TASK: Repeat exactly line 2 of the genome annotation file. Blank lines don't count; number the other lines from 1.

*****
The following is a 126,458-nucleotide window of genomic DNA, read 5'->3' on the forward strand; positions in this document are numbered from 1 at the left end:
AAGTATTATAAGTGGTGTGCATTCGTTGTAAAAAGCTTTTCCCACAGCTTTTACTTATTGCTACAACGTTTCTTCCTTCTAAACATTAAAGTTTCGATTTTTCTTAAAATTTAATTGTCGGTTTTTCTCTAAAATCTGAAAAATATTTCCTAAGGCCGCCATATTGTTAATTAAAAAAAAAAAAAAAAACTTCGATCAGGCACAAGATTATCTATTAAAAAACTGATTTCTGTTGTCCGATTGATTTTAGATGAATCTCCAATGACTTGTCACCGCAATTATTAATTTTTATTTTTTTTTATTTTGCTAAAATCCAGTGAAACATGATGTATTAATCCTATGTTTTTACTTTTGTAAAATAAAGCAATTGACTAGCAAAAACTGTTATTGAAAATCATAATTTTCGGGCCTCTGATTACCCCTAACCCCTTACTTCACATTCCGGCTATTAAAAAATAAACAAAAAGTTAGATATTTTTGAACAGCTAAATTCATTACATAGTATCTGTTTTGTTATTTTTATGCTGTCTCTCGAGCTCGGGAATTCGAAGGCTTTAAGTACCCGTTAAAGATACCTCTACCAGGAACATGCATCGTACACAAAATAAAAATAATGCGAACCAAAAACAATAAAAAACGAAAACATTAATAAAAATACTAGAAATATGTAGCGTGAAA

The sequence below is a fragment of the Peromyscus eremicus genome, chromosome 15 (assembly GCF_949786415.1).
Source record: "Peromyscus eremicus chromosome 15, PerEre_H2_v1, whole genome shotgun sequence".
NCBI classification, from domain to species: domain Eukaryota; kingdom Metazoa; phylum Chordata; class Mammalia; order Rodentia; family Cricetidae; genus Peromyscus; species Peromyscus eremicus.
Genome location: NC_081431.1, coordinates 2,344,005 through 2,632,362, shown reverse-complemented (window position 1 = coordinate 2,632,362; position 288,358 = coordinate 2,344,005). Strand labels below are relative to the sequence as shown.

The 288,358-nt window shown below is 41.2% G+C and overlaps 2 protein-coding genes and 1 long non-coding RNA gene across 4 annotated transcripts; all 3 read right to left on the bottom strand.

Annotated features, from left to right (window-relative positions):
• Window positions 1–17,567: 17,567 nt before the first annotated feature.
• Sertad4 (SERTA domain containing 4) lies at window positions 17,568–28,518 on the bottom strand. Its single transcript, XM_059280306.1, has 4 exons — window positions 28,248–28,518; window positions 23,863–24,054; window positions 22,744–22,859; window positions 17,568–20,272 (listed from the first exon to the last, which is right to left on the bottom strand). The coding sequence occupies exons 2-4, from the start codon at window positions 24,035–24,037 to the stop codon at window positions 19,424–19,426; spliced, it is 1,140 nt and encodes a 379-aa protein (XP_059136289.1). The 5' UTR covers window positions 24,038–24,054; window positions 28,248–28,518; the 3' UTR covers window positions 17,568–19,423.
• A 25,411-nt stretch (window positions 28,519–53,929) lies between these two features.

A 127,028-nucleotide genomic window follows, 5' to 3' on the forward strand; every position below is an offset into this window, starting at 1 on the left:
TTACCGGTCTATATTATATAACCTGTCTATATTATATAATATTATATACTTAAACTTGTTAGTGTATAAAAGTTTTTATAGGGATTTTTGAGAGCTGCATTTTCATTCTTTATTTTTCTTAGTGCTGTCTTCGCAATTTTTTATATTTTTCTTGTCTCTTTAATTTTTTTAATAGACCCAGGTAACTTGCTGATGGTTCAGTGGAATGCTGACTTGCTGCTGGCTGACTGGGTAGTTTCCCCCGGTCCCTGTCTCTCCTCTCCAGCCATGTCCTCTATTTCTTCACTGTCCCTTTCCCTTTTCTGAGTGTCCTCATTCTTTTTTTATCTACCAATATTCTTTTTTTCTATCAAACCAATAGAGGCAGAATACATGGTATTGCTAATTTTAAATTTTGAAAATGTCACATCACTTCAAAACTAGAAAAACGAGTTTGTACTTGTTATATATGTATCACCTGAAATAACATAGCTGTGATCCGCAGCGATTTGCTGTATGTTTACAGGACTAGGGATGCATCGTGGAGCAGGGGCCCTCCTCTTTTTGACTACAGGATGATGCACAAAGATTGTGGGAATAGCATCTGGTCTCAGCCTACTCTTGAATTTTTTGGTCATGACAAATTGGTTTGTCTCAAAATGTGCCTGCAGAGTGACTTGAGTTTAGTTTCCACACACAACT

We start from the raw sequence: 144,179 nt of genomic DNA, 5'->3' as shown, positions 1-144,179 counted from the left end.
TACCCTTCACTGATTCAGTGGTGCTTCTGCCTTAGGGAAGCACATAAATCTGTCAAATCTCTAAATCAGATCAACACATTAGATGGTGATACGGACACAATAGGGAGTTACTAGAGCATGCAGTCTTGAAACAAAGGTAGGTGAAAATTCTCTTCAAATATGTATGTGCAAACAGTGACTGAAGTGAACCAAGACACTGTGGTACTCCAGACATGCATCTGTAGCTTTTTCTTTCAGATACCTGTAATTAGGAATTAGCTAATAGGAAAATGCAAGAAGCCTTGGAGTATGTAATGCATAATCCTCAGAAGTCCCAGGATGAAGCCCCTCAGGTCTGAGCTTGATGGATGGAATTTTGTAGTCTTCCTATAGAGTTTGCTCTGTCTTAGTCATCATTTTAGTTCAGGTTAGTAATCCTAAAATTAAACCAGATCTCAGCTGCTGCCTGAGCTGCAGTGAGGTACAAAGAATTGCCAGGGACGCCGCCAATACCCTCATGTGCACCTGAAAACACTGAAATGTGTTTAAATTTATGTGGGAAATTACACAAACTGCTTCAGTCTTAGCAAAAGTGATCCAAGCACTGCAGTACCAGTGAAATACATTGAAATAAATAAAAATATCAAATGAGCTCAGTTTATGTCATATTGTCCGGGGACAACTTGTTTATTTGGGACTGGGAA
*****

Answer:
AAGTATTATAAGTGGTGTGCATTCGTTGTAAAAAGCTTTTCCCACAGCTTTTACTTATTGCTACAACGTTTCTTCCTTCTAAACATTAAAGTTTCGATTTTTCTTAAAATTTAATTGTCGGTTTTTCTCTAAAATCTGAAAAATATTTCCTAAGGCCGCCATATTGTTAATTAAAAAAAAAAAAAAAAACTTCGATCAGGCACAAGATTATCTATTAAAAAACTGATTTCTGTTGTCCGATTGATTTTAGATGAATCTCCAATGACTTGTCACCGCAATTATTAATTTTTATTTTTTTTTATTTTGCTAAAATCCAGTGAAACATGATGTATTAATCCTATGTTTTTACTTTTGTAAAATAAAGCAATTGACTAGCAAAAACTGTTATTGAAAATCATAATTTTCGGGCCTCTGATTACCCCTAACCCCTTACTTCACATTCCGGCTATTAAAAAATAAACAAAAAGTTAGATATTTTTGAACAGCTAAATTCATTACATAGTATCTGTTTTGTTATTTTTATGCTGTCTCTCGAGCTCGGGAATTCGAAGGCTTTAAGTACCCGTTAAAGATACCTCTACCAGGAACATGCATCGTACACAAAATAAAAATAATGCGAACCAAAAACAATAAAAAACGAAAACATTAATAAAAATACTAGAAATATGTAGCGTGAAA